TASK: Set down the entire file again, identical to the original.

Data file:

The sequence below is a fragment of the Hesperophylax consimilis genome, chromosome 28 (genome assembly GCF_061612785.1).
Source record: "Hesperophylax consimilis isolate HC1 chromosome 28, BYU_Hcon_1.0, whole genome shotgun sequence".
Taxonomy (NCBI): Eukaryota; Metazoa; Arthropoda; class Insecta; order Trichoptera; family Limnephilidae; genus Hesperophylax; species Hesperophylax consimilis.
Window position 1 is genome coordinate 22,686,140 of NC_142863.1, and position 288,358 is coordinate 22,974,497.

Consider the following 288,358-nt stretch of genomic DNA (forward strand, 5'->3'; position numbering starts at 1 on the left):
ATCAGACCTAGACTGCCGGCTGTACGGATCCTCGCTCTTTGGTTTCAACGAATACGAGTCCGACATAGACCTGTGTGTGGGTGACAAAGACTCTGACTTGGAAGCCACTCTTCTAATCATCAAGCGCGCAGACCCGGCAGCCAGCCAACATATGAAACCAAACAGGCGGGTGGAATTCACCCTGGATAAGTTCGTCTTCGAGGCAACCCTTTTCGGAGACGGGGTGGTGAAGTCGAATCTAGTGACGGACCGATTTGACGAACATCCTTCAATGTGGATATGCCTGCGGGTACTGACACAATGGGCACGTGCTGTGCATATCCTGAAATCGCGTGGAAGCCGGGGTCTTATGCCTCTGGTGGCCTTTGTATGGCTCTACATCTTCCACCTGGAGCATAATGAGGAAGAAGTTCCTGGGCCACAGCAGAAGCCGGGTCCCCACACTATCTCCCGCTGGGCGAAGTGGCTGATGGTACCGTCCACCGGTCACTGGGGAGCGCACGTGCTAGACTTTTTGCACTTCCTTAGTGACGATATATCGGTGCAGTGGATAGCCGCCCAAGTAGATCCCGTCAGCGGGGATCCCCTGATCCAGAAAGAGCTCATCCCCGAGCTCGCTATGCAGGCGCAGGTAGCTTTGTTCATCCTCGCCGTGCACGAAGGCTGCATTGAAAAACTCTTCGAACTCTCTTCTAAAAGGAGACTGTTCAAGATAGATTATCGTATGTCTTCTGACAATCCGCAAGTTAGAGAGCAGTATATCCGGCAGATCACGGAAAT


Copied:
The sequence below is a fragment of the Hesperophylax consimilis genome, chromosome 28 (genome assembly GCF_061612785.1).
Source record: "Hesperophylax consimilis isolate HC1 chromosome 28, BYU_Hcon_1.0, whole genome shotgun sequence".
Taxonomy (NCBI): Eukaryota; Metazoa; Arthropoda; class Insecta; order Trichoptera; family Limnephilidae; genus Hesperophylax; species Hesperophylax consimilis.
Window position 1 is genome coordinate 22,686,140 of NC_142863.1, and position 288,358 is coordinate 22,974,497.

Consider the following 288,358-nt stretch of genomic DNA (forward strand, 5'->3'; position numbering starts at 1 on the left):
ATCAGACCTAGACTGCCGGCTGTACGGATCCTCGCTCTTTGGTTTCAACGAATACGAGTCCGACATAGACCTGTGTGTGGGTGACAAAGACTCTGACTTGGAAGCCACTCTTCTAATCATCAAGCGCGCAGACCCGGCAGCCAGCCAACATATGAAACCAAACAGGCGGGTGGAATTCACCCTGGATAAGTTCGTCTTCGAGGCAACCCTTTTCGGAGACGGGGTGGTGAAGTCGAATCTAGTGACGGACCGATTTGACGAACATCCTTCAATGTGGATATGCCTGCGGGTACTGACACAATGGGCACGTGCTGTGCATATCCTGAAATCGCGTGGAAGCCGGGGTCTTATGCCTCTGGTGGCCTTTGTATGGCTCTACATCTTCCACCTGGAGCATAATGAGGAAGAAGTTCCTGGGCCACAGCAGAAGCCGGGTCCCCACACTATCTCCCGCTGGGCGAAGTGGCTGATGGTACCGTCCACCGGTCACTGGGGAGCGCACGTGCTAGACTTTTTGCACTTCCTTAGTGACGATATATCGGTGCAGTGGATAGCCGCCCAAGTAGATCCCGTCAGCGGGGATCCCCTGATCCAGAAAGAGCTCATCCCCGAGCTCGCTATGCAGGCGCAGGTAGCTTTGTTCATCCTCGCCGTGCACGAAGGCTGCATTGAAAAACTCTTCGAACTCTCTTCTAAAAGGAGACTGTTCAAGATAGATTATCGTATGTCTTCTGACAATCCGCAAGTTAGAGAGCAGTATATCCGGCAGATCACGGAAAT